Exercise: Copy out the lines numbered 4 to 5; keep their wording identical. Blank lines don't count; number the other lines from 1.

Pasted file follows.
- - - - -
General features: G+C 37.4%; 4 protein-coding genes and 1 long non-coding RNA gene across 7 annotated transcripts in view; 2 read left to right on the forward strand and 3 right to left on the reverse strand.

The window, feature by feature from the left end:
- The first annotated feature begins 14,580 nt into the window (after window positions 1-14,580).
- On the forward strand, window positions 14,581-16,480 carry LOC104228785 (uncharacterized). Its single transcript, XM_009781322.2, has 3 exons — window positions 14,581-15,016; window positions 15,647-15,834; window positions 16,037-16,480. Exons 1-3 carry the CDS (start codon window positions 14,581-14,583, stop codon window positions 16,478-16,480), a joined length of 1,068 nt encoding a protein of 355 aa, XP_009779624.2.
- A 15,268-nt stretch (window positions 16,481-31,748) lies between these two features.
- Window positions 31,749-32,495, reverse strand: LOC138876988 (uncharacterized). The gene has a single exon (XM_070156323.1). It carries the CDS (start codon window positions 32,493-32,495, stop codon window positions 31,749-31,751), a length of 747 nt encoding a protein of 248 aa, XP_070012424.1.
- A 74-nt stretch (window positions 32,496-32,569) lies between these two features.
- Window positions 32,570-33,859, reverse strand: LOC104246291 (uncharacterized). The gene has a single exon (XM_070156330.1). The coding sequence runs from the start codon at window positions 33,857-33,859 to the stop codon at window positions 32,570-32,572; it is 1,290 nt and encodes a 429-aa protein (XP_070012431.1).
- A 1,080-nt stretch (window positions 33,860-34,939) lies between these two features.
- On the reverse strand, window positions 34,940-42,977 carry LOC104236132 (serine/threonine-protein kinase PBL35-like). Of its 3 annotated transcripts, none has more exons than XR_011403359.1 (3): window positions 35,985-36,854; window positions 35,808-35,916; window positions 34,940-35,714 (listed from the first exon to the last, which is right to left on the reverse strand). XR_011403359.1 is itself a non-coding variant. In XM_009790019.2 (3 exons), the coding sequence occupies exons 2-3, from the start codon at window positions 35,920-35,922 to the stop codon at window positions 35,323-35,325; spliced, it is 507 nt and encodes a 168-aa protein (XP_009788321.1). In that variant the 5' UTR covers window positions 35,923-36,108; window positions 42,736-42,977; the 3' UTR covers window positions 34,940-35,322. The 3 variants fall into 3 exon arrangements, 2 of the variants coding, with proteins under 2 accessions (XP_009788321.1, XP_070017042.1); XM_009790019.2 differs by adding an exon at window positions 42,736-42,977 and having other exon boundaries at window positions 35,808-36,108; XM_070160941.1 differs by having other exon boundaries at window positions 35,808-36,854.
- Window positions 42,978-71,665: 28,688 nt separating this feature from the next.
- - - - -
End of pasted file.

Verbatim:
- On the forward strand, window positions 14,581-16,480 carry LOC104228785 (uncharacterized). Its single transcript, XM_009781322.2, has 3 exons — window positions 14,581-15,016; window positions 15,647-15,834; window positions 16,037-16,480. Exons 1-3 carry the CDS (start codon window positions 14,581-14,583, stop codon window positions 16,478-16,480), a joined length of 1,068 nt encoding a protein of 355 aa, XP_009779624.2.
- A 15,268-nt stretch (window positions 16,481-31,748) lies between these two features.